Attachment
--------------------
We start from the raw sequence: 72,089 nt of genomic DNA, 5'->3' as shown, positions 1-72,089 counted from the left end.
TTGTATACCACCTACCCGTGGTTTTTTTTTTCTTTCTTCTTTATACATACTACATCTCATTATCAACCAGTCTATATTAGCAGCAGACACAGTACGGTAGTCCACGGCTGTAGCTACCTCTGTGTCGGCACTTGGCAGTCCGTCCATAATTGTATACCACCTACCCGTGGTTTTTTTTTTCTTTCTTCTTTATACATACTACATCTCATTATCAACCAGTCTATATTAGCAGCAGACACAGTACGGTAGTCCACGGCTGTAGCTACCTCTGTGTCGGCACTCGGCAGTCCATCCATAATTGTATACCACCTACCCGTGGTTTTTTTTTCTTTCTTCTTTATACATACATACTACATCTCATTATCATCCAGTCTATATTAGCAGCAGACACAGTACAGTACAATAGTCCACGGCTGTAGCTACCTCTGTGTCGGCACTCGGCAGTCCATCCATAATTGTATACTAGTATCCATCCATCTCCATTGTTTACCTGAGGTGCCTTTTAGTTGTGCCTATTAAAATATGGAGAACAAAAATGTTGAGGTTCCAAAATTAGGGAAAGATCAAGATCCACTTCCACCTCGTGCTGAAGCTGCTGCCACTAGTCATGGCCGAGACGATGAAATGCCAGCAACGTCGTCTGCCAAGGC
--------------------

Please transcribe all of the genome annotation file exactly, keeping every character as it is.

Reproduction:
We start from the raw sequence: 72,089 nt of genomic DNA, 5'->3' as shown, positions 1-72,089 counted from the left end.
TTGTATACCACCTACCCGTGGTTTTTTTTTTCTTTCTTCTTTATACATACTACATCTCATTATCAACCAGTCTATATTAGCAGCAGACACAGTACGGTAGTCCACGGCTGTAGCTACCTCTGTGTCGGCACTTGGCAGTCCGTCCATAATTGTATACCACCTACCCGTGGTTTTTTTTTTCTTTCTTCTTTATACATACTACATCTCATTATCAACCAGTCTATATTAGCAGCAGACACAGTACGGTAGTCCACGGCTGTAGCTACCTCTGTGTCGGCACTCGGCAGTCCATCCATAATTGTATACCACCTACCCGTGGTTTTTTTTTCTTTCTTCTTTATACATACATACTACATCTCATTATCATCCAGTCTATATTAGCAGCAGACACAGTACAGTACAATAGTCCACGGCTGTAGCTACCTCTGTGTCGGCACTCGGCAGTCCATCCATAATTGTATACTAGTATCCATCCATCTCCATTGTTTACCTGAGGTGCCTTTTAGTTGTGCCTATTAAAATATGGAGAACAAAAATGTTGAGGTTCCAAAATTAGGGAAAGATCAAGATCCACTTCCACCTCGTGCTGAAGCTGCTGCCACTAGTCATGGCCGAGACGATGAAATGCCAGCAACGTCGTCTGCCAAGGC